Zille’s fate hangs in the balance

With the DA eager to corral more support ahead of the 2019 poll, Mmusi Maimane may have no choice but to sanction Helen Zille for her tweets. Photo: Delwyn Verasamy

With the DA eager to corral more support ahead of the 2019 poll, Mmusi Maimane may have no choice but to sanction Helen Zille for her tweets. Photo: Delwyn Verasamy

The impending action against Western Cape Premier Helen Zille is a battle for the same support base that supports Democratic Alliance leader Mmusi Maimane — a battle that could split the party.

Zille’s fate was due to be decided as DA top brass met over the weekend to discuss the report compiled by the federal legal commission following her controversial tweets on colonialism.

A senior party leader who spoke to the Mail & Guardian before the meeting said Zille was likely to start mobilising members who have historically received her backing in their careers, in an effort to avoid being disciplined by the party.

“Traditionally she has had the power to make promises to people seeking to be elevated and this is, after all, politics. Some on the fedex [federal executive] may feel beholden to her as a result,” the leader said.

Sunday’s meeting was to be attended by representatives from multiple party structures including the nine provinces, the federal council, the federal executive, the DA Women’s Network, the DA Youth and the Association of DA Councillors.

In what is seen as the biggest test for Maimane’s leadership since he took over the party’s hot seat, the executive body has to decide whether or not to press internal charges against Zille.
Maimane has long been seen as Zille’s protégé, but the controversial tweet has now placed him at odds with her.

Zille showed this week that she would not go down without a fight when she defended her tweets in the Western Cape provincial legislature — despite having apologised again earlier this week for her statements on social media that labelled colonialism as “not all bad”.

Despite rebuffs by the party, which said her tweets went against its principles of nonracialism, the explanation she gave this week was supported by DA Women’s Network leader and fedex member Denise Robinson, who said Zille had presented a well-rounded argument.

“I think if people read the speech [Zille delivered in the Western Cape legislature], they will see a different view. What premier Zille was calling for is a wider national debate on these matters,” she said. Robinson is understood to be among the fedex members who support Zille.

The decision on whether or not to charge Zille will also determine who wields the most power in the party and offers Maimane an opportunity to exert his influence.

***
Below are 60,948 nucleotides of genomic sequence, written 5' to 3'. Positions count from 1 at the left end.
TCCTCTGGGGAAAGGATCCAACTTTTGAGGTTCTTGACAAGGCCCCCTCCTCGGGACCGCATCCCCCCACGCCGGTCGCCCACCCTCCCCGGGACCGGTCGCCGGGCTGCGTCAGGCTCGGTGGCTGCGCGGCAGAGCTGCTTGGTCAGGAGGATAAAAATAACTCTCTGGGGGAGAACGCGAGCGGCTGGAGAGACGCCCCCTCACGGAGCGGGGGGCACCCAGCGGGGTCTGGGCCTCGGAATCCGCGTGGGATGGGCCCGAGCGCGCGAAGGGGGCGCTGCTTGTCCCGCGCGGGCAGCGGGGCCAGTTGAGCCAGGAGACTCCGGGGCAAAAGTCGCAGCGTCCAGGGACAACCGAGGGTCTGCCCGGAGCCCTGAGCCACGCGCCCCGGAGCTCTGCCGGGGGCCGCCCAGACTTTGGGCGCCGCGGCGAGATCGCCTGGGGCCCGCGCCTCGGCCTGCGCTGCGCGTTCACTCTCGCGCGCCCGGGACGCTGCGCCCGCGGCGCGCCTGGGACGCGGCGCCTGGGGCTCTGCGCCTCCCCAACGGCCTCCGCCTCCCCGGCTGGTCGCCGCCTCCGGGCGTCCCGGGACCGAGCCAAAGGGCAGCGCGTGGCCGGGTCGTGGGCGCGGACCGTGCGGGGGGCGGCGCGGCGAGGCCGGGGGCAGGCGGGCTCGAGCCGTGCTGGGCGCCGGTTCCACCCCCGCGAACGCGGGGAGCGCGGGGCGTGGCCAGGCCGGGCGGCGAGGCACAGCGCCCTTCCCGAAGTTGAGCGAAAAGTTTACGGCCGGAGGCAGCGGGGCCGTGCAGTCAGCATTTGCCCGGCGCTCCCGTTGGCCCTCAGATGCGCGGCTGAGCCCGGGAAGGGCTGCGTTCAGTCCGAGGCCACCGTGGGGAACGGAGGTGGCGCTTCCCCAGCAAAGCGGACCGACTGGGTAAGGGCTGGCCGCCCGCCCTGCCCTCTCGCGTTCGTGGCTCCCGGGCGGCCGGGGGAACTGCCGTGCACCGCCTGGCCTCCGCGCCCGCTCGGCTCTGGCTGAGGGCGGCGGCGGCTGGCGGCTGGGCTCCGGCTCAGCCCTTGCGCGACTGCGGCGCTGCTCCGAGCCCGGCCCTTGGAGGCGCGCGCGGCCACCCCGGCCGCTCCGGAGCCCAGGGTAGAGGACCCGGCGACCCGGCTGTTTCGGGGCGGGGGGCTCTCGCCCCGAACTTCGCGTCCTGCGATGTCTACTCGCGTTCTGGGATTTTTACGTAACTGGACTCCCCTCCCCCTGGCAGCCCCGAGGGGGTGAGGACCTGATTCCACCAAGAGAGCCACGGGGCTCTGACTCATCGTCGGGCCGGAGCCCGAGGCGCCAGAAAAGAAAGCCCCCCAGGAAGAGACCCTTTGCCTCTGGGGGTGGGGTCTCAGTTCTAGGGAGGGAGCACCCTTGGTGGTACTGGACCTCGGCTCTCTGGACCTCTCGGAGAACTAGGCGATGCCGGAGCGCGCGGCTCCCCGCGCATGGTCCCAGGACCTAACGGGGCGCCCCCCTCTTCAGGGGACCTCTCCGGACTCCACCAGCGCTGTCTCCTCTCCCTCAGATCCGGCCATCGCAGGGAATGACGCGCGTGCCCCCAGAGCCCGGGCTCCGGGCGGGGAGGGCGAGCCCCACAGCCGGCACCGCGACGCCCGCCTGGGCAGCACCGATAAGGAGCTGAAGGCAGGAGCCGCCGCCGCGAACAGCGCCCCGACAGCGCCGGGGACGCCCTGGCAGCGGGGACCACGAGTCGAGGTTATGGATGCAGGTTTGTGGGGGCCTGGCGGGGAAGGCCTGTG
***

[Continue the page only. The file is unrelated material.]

Even though charging Zille may split the party’s fedex, taking no action is likely to raise questions about Maimane’s legitimacy as a leader.

The matter is further complicated by Maimane’s and Zille’s shared support base, which will now have to decide which side to take. He, as the leader of the party, will have to convince fedex members who are also loyal to Zille to support whatever decision he takes.

“The greatest input will come from Mmusi. And people who support Mmusi traditionally supported Helen. So he doesn’t come with a different set of supporters. It’s complex,” said another senior party leader.

But the same leader expressed confidence that the party would move to take action against Zille. “The fedex won’t say she won’t be charged.  I’m confident that they will arrive at a charge.”

Although Zille may start to mobilise support within the committee, Maimane’s position as leader of the party gives him an added advantage as his predecessor is seen to have declining influence.

According to another party insider who spoke to the M&G, Zille has already started to lose favour among the provinces, who share the belief that her tweets have affected the DA’s prospects of attracting black votes ahead of the 2019 national elections.

“If it should come to Mmusi being pitted against Zille and whether Zille’s fate is determined by the nine provincial leaders, the latter is likely to suffer an embarrassing defeat because the Eastern Cape and KZN [KwaZulu-Natal] are not fond of her. And, contrary to popular belief, the Western Cape also wants her out, but the problem is fear, that’s all,” he said.

Gauteng leaders have already condemned Zille’s tweets and expressed disdain for the negative impact her statements may have on the progress the party has made in wooing black voters. Gauteng is a key focus of the DA’s 2019 election campaign, with the party hoping to unseat the ANC in the province.

It is understood that the North West is also among the provinces unhappy with Zille. The Northern Cape is believed to support her and it would appear that the positions of the party faithful in the Free State, Mpumalanga and Limpopo are still open to influence.

Given Sigauqwe

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